From: JayD
22-Mar-19
You talk about license revenue but just going back and looking at numbers from 2008 up until 2018 for KY, OH, PA and WV - it just doesn’t jive with what you are saying.

Looks to me like OH has loss 31k resident hunters since 2008. They have increased NR hunters since 2008 but when you look closer they have starting losing NR hunters since 2014 by about 6K. PA has been losing resident hunters as well down by about 6K and their NR resident hunters are down by like 23k. Both are losing revenue as well.

The one difference is KY has seen a big spike in NR sales but over the past few years they have seen a drop in resident hunters as well by about 5K. They have seen an increase in revenue because the way I read it they raised cost for residents but not NR. Is that the reason for a loss of resident numbers? I have heard there is a strong call to raise NR fees there - how will that play out with NR sales if it happens? Should be interesting.

Now let’s get to WV - during that same time period it looks as if we have lost about 20k resident hunters and not for sure how to determine the loss of NR hunters with stamps and licenses all being in there - but look at the dates of the biggest loss. What happen during that time? Let’s see we reduced the deer population and we drastically reduce the harvest amount - we were killing close to 200,000 deer a year with at least half being bucks! We use to kill 100,000 bucks - it’s been slashed by almost half - did we not expected to lose hunters by doing that? Let alone with what happen to the economy and jobs during that time period. And yes the buck limit was cut during that time period as well from 5 to 3. So why is revenue and hunter numbers dropping in OH and PA if the lower buck limit is so great? Why did Resident hunters in KY drop after the price increase? And what happens in KY if pressure from residents to raise NR prices happens?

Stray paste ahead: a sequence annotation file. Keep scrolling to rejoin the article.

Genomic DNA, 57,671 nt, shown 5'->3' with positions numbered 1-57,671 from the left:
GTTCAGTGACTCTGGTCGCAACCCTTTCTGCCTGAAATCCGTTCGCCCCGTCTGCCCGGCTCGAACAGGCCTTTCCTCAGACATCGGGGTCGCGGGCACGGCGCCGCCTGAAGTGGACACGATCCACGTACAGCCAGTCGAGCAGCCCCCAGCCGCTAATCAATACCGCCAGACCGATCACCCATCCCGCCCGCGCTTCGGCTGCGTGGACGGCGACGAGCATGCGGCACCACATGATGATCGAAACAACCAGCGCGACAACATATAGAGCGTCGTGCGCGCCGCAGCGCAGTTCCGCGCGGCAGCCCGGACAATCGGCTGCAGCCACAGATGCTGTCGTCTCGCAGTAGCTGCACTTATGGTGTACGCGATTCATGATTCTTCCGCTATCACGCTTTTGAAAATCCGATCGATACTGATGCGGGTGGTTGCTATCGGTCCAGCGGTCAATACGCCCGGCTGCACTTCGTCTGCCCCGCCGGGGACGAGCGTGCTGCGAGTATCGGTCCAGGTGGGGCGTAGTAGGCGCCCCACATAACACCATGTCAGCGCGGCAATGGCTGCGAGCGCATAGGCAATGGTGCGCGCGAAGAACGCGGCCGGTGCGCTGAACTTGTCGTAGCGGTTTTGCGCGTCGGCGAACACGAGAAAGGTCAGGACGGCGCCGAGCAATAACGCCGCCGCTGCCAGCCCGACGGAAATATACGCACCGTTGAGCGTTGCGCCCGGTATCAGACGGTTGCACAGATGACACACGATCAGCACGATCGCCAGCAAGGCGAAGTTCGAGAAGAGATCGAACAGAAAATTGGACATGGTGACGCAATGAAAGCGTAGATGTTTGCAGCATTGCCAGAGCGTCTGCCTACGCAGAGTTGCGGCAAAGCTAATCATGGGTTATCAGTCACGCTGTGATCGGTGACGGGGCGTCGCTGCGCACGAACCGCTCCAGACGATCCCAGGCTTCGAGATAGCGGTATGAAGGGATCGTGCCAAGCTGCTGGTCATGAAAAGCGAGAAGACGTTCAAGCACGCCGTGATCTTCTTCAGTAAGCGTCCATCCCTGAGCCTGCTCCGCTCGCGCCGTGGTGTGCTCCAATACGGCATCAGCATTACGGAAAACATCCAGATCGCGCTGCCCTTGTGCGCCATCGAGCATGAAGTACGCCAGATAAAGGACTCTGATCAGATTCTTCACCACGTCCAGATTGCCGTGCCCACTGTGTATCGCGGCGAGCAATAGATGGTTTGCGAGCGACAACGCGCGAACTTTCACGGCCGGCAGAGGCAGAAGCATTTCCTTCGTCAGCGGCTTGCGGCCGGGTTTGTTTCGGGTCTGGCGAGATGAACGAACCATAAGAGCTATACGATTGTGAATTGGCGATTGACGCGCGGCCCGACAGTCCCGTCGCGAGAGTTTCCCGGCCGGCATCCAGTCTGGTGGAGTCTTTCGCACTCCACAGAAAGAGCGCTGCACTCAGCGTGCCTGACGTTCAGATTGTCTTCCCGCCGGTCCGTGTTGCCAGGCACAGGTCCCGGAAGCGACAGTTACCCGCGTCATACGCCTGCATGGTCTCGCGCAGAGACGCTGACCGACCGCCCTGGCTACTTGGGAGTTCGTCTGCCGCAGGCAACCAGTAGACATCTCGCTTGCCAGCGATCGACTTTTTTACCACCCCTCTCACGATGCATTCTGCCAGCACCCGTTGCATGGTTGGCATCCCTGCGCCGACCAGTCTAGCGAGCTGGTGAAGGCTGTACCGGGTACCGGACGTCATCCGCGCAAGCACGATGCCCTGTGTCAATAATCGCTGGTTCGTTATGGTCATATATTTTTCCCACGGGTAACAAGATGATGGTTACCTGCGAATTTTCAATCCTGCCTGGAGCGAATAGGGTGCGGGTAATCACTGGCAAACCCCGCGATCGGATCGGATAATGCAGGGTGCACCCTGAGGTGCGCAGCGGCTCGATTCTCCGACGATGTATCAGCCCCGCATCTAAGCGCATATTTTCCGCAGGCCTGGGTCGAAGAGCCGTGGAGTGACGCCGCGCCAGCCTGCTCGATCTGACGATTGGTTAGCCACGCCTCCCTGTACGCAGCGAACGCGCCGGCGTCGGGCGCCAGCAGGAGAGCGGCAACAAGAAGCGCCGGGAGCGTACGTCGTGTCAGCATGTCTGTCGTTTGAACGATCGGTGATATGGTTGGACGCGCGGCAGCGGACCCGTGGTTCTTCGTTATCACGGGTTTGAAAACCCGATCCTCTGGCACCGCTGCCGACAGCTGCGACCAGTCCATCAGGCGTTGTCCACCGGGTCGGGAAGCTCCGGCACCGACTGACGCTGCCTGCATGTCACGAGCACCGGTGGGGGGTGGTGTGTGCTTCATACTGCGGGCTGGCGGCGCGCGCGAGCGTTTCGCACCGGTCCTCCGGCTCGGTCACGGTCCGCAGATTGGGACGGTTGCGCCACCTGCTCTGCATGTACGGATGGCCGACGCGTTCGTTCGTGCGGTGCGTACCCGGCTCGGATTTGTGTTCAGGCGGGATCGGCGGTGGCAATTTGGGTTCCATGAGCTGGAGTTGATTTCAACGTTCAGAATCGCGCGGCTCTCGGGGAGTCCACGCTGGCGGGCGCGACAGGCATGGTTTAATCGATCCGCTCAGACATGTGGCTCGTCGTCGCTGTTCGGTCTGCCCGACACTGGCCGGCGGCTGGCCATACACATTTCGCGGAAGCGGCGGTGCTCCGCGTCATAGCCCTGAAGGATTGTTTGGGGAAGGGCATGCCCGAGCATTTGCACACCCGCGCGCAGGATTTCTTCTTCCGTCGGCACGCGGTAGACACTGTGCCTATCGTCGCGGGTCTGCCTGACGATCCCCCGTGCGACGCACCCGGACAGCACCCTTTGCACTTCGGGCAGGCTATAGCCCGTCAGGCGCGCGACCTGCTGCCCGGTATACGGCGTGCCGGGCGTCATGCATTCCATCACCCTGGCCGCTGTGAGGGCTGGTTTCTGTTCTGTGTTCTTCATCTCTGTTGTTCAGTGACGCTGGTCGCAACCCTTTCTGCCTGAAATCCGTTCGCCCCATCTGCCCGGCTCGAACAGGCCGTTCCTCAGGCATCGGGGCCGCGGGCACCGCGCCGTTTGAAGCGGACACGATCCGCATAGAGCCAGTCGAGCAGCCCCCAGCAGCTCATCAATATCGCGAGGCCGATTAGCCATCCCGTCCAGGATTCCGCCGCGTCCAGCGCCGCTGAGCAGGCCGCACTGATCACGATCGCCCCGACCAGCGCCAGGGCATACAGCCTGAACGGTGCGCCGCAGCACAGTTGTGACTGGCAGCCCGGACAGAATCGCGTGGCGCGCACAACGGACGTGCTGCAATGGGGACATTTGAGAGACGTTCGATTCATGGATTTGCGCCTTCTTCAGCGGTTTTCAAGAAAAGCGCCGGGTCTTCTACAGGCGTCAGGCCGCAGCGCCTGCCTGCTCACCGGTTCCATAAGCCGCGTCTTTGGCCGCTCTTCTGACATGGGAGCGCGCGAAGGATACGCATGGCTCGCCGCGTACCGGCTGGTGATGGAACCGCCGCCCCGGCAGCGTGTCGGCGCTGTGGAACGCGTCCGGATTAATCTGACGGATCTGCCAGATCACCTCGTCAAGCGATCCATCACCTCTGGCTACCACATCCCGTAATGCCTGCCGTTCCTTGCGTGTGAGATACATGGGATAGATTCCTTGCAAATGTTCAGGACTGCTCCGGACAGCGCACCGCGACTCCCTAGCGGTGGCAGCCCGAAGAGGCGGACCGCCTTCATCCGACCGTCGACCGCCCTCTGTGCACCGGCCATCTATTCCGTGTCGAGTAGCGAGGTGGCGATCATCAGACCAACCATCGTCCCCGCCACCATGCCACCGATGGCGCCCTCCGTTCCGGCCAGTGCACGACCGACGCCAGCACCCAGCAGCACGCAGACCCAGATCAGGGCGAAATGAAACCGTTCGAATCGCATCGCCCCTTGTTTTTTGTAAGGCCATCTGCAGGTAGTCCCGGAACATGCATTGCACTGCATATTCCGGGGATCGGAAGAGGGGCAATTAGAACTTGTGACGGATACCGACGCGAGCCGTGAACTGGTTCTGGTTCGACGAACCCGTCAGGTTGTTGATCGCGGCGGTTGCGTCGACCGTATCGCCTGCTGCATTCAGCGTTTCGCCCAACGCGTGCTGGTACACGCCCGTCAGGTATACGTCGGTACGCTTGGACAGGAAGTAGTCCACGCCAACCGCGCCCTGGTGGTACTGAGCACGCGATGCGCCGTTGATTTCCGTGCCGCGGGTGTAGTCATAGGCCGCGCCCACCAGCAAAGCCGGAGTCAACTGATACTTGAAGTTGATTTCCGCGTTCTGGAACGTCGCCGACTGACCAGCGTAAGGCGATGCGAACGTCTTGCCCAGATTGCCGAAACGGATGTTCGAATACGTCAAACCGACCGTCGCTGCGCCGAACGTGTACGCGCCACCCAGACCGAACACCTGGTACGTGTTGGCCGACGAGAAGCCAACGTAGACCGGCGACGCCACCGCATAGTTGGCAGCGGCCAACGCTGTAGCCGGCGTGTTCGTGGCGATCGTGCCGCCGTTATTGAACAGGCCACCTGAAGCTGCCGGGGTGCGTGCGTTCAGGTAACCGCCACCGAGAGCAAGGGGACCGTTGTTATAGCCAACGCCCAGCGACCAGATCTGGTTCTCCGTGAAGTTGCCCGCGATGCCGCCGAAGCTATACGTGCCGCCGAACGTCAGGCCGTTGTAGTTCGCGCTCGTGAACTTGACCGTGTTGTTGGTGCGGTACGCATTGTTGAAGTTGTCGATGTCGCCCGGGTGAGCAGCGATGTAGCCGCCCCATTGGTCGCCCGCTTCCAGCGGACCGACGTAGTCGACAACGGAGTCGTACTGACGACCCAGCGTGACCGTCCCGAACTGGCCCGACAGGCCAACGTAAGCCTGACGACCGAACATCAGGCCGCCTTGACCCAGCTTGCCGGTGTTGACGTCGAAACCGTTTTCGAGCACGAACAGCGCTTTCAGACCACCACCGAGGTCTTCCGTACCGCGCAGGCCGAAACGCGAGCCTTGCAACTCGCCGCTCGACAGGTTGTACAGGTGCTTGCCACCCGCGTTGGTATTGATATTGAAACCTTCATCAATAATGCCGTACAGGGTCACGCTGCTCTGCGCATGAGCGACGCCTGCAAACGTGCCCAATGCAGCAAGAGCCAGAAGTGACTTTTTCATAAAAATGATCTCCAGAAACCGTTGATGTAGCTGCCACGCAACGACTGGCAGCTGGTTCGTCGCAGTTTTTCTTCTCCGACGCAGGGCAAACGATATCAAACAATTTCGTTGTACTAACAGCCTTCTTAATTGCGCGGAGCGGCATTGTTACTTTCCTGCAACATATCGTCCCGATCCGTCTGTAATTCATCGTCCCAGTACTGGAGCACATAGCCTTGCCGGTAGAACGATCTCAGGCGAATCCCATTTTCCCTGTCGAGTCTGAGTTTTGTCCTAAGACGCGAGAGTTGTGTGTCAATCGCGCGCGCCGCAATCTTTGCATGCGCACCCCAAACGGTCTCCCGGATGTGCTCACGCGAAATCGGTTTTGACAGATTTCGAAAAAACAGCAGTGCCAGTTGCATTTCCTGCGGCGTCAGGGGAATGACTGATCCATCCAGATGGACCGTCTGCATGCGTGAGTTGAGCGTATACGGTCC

Yes somethings needs to happen to increase some revenue but do we it at the cost of possibly causing a decline in hunter numbers even more? Because when I go on sites for PA, OH and KY and hear many of them complaining of see no deer and see their numbers are dropping as well - well it doesn’t give me much faith that we should be copying their plan either!

Oh JR I remember a while back ago I think it was you who made a post about WV being number 1 in deer and car collisions - I saw the new 2019 QDMA report - WV is no longer number 1! Didn’t even make the top 5 according to them - gee wonder what that means???

From: JayD
22-Mar-19
Donniehunt - you are correct.

From: hoppies56
22-Mar-19
Come to mason co if your want to see deer while driving , I can take 20 min round trip from my house and count 25 deer on bad day this time of year. Come July and August when deer are hitting fields hard you can count 100 or more 20 min drive. and biggest part of them are doe , I spend a lot time in deer woods and know what i see , i have hunted whitetail deer for over 50 years , There are plenty of deer maybe not what there was back in the 90s but still lots of deer . I dont need or care what anyone says. More doe need to be taken compare to number of bucks killed. Time for wv to get with program and lower the buck limit.

From: hoppies56
22-Mar-19
As of OCT 2018 Insurance claims for deer collision as reported by Insurance Information Institute top 5 states WV 1IN 46 , Montana 1 in 57 , PA 1IN 63 , WIS 1 IN 72 Iowa 1in 73 , Things must have really changed if WV is not longer in top five , Sure would like to see new numbers

From: JayD
22-Mar-19

JayD's embedded Photo
JayD's embedded Photo
Ask and ye shall receive LOL

From: JayD
22-Mar-19